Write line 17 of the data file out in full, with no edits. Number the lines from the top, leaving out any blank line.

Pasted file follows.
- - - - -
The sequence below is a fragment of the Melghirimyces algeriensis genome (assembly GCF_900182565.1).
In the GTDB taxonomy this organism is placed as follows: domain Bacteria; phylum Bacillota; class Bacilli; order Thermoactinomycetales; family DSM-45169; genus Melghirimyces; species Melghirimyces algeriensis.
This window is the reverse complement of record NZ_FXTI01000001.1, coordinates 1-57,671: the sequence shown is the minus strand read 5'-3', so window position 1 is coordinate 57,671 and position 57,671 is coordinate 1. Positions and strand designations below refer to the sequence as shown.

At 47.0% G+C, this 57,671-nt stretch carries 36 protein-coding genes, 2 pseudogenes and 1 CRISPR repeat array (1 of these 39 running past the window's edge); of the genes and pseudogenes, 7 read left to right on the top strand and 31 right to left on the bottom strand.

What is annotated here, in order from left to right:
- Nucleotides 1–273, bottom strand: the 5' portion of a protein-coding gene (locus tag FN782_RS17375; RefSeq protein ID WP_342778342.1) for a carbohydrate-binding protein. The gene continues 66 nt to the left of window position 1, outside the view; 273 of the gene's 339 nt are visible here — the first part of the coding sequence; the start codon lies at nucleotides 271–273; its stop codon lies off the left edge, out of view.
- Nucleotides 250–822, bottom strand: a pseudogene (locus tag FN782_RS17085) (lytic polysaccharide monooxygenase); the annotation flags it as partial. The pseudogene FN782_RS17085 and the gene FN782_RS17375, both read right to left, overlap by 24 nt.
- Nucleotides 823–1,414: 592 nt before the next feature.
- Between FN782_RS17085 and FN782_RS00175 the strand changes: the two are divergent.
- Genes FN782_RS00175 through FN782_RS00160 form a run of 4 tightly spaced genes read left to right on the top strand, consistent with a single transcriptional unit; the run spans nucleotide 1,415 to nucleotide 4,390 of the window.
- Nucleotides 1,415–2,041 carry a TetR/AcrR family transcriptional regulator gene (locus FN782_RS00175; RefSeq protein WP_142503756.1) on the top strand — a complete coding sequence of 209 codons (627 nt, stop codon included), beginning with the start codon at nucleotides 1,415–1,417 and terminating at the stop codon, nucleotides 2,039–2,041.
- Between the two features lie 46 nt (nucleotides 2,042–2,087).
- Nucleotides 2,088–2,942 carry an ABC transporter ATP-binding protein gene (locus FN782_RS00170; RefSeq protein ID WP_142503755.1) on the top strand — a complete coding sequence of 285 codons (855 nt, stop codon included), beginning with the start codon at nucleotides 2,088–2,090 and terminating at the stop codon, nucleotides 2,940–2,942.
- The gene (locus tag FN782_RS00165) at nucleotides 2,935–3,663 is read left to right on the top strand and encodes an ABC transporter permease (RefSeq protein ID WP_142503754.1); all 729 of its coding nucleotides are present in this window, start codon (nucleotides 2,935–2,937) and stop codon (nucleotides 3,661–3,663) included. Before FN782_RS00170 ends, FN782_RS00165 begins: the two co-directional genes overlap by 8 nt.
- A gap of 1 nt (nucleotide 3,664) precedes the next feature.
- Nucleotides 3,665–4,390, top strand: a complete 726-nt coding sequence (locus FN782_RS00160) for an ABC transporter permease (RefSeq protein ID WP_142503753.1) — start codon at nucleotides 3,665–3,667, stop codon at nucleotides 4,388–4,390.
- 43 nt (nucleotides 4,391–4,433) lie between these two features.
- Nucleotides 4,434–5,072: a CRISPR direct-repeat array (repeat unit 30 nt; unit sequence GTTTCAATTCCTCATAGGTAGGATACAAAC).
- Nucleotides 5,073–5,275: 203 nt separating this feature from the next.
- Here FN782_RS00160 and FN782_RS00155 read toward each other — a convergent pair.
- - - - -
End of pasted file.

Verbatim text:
- 43 nt (nucleotides 4,391–4,433) lie between these two features.